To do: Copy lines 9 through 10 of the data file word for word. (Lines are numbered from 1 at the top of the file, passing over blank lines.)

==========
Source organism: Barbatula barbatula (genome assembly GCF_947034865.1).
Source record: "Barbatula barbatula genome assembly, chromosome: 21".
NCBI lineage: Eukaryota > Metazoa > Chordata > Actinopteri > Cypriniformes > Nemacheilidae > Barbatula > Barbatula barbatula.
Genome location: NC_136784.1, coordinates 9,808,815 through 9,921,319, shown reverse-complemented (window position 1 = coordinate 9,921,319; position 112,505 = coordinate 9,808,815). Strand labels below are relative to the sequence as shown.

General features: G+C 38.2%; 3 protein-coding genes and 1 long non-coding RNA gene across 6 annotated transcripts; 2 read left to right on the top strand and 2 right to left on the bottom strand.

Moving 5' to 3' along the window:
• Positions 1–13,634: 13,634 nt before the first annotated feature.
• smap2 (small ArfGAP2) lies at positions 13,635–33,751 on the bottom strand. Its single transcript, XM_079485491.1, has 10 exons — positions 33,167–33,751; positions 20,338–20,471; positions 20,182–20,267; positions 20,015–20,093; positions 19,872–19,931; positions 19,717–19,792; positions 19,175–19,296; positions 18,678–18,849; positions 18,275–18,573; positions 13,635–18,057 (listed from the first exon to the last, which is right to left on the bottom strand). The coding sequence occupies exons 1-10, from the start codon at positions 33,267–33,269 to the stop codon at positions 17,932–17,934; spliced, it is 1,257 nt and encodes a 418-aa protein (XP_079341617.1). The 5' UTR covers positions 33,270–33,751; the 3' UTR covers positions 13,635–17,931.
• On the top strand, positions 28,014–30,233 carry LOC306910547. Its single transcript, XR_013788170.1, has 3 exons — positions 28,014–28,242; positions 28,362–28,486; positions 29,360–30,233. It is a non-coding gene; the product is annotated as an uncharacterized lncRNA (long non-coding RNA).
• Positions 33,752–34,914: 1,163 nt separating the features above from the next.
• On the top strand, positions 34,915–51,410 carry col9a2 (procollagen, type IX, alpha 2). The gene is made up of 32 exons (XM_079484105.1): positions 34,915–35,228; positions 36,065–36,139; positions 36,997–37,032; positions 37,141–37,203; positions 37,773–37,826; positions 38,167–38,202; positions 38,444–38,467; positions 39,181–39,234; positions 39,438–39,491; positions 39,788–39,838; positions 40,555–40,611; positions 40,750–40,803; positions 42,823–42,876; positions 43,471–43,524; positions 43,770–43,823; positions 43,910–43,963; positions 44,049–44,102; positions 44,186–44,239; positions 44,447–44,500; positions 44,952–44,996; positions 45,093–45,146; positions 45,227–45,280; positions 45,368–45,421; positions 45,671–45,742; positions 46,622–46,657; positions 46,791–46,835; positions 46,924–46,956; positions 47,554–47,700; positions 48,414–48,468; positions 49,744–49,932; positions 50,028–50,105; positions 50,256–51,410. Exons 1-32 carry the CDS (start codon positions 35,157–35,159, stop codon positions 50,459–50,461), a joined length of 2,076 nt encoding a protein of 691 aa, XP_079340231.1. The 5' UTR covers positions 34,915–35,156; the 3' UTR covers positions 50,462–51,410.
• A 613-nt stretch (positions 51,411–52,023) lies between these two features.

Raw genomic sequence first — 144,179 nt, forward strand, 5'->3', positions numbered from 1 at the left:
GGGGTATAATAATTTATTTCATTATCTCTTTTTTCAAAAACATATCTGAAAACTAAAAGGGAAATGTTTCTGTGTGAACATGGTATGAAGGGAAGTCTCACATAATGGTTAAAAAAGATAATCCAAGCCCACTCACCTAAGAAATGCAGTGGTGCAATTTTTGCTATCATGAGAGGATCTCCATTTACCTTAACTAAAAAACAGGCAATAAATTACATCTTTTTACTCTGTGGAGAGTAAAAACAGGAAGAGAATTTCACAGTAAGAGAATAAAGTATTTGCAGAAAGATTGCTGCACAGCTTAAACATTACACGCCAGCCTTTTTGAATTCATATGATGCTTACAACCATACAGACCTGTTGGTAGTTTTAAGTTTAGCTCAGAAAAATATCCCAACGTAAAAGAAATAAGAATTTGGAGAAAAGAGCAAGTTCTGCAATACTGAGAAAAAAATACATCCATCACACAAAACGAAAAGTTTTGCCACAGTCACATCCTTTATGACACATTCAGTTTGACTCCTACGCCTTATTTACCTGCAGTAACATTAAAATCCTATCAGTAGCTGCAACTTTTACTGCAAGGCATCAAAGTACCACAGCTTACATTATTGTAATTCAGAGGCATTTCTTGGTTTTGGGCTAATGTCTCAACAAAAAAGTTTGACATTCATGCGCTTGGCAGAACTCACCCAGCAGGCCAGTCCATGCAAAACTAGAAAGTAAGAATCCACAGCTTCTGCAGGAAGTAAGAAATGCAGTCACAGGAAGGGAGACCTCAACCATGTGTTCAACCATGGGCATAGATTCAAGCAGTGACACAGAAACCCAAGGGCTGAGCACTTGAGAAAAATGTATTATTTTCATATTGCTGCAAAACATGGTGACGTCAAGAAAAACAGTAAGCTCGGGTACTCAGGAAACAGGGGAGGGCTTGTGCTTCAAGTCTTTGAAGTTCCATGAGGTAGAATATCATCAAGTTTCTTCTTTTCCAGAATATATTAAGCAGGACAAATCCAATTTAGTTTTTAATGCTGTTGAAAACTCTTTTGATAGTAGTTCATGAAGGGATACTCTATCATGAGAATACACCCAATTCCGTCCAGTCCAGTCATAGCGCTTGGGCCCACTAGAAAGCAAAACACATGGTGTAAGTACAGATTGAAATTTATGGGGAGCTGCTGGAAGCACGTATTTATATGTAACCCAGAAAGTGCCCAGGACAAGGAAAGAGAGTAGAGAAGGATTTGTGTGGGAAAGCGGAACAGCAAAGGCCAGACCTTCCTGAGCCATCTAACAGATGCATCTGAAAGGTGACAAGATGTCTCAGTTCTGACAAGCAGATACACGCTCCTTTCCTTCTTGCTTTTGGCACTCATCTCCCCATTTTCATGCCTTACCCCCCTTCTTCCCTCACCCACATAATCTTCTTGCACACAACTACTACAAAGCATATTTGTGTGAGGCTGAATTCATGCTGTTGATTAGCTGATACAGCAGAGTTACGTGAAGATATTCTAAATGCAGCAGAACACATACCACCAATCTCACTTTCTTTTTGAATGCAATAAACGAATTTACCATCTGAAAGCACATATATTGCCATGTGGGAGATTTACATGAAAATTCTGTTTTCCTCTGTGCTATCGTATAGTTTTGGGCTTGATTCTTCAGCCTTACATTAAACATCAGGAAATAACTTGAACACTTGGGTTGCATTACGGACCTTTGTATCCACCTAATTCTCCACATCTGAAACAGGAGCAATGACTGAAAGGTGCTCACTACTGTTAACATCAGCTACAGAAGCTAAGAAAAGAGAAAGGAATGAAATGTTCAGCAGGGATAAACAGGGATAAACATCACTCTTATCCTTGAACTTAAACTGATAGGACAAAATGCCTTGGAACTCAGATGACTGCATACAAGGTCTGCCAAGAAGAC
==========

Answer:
• On the top strand, positions 28,014–30,233 carry LOC306910547. Its single transcript, XR_013788170.1, has 3 exons — positions 28,014–28,242; positions 28,362–28,486; positions 29,360–30,233. It is a non-coding gene; the product is annotated as an uncharacterized lncRNA (long non-coding RNA).
• Positions 33,752–34,914: 1,163 nt separating the features above from the next.